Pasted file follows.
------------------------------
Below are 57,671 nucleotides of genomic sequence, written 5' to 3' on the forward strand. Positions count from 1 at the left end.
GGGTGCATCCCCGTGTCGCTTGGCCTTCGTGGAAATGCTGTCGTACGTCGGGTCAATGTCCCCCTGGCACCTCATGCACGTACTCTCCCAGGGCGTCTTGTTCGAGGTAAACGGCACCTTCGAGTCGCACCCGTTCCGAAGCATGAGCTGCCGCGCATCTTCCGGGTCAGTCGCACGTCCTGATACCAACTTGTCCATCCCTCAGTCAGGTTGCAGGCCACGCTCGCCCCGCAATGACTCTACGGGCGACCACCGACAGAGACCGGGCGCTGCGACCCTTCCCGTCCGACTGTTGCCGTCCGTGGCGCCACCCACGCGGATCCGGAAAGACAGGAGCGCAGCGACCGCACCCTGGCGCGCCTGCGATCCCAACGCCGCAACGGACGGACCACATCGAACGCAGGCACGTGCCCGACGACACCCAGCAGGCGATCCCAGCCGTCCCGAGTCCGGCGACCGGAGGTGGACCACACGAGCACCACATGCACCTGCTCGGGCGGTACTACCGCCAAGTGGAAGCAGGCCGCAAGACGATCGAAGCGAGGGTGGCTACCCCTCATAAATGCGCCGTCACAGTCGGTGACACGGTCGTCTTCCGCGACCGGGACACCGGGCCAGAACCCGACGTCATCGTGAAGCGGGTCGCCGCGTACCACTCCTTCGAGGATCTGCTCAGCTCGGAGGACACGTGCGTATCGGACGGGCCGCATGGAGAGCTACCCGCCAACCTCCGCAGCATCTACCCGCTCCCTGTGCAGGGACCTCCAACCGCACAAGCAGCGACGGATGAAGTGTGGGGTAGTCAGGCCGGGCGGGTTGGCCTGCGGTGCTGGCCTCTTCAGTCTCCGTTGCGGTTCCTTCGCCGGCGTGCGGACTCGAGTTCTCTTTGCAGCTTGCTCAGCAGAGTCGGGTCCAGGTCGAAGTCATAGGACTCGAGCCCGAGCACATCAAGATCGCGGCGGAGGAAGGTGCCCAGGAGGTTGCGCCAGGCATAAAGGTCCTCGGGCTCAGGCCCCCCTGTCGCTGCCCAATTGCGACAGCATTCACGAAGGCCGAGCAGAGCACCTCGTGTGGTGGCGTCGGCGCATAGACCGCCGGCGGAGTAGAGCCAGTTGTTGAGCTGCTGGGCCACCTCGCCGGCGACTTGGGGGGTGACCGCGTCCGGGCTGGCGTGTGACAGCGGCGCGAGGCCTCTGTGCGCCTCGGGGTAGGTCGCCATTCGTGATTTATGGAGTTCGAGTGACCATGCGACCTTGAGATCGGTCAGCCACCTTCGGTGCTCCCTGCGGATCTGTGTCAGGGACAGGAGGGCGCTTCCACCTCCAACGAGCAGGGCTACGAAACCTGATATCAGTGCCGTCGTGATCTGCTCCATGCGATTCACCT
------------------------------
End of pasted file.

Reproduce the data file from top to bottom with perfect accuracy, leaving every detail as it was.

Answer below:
Below are 57,671 nucleotides of genomic sequence, written 5' to 3' on the forward strand. Positions count from 1 at the left end.
GGGTGCATCCCCGTGTCGCTTGGCCTTCGTGGAAATGCTGTCGTACGTCGGGTCAATGTCCCCCTGGCACCTCATGCACGTACTCTCCCAGGGCGTCTTGTTCGAGGTAAACGGCACCTTCGAGTCGCACCCGTTCCGAAGCATGAGCTGCCGCGCATCTTCCGGGTCAGTCGCACGTCCTGATACCAACTTGTCCATCCCTCAGTCAGGTTGCAGGCCACGCTCGCCCCGCAATGACTCTACGGGCGACCACCGACAGAGACCGGGCGCTGCGACCCTTCCCGTCCGACTGTTGCCGTCCGTGGCGCCACCCACGCGGATCCGGAAAGACAGGAGCGCAGCGACCGCACCCTGGCGCGCCTGCGATCCCAACGCCGCAACGGACGGACCACATCGAACGCAGGCACGTGCCCGACGACACCCAGCAGGCGATCCCAGCCGTCCCGAGTCCGGCGACCGGAGGTGGACCACACGAGCACCACATGCACCTGCTCGGGCGGTACTACCGCCAAGTGGAAGCAGGCCGCAAGACGATCGAAGCGAGGGTGGCTACCCCTCATAAATGCGCCGTCACAGTCGGTGACACGGTCGTCTTCCGCGACCGGGACACCGGGCCAGAACCCGACGTCATCGTGAAGCGGGTCGCCGCGTACCACTCCTTCGAGGATCTGCTCAGCTCGGAGGACACGTGCGTATCGGACGGGCCGCATGGAGAGCTACCCGCCAACCTCCGCAGCATCTACCCGCTCCCTGTGCAGGGACCTCCAACCGCACAAGCAGCGACGGATGAAGTGTGGGGTAGTCAGGCCGGGCGGGTTGGCCTGCGGTGCTGGCCTCTTCAGTCTCCGTTGCGGTTCCTTCGCCGGCGTGCGGACTCGAGTTCTCTTTGCAGCTTGCTCAGCAGAGTCGGGTCCAGGTCGAAGTCATAGGACTCGAGCCCGAGCACATCAAGATCGCGGCGGAGGAAGGTGCCCAGGAGGTTGCGCCAGGCATAAAGGTCCTCGGGCTCAGGCCCCCCTGTCGCTGCCCAATTGCGACAGCATTCACGAAGGCCGAGCAGAGCACCTCGTGTGGTGGCGTCGGCGCATAGACCGCCGGCGGAGTAGAGCCAGTTGTTGAGCTGCTGGGCCACCTCGCCGGCGACTTGGGGGGTGACCGCGTCCGGGCTGGCGTGTGACAGCGGCGCGAGGCCTCTGTGCGCCTCGGGGTAGGTCGCCATTCGTGATTTATGGAGTTCGAGTGACCATGCGACCTTGAGATCGGTCAGCCACCTTCGGTGCTCCCTGCGGATCTGTGTCAGGGACAGGAGGGCGCTTCCACCTCCAACGAGCAGGGCTACGAAACCTGATATCAGTGCCGTCGTGATCTGCTCCATGCGATTCACCT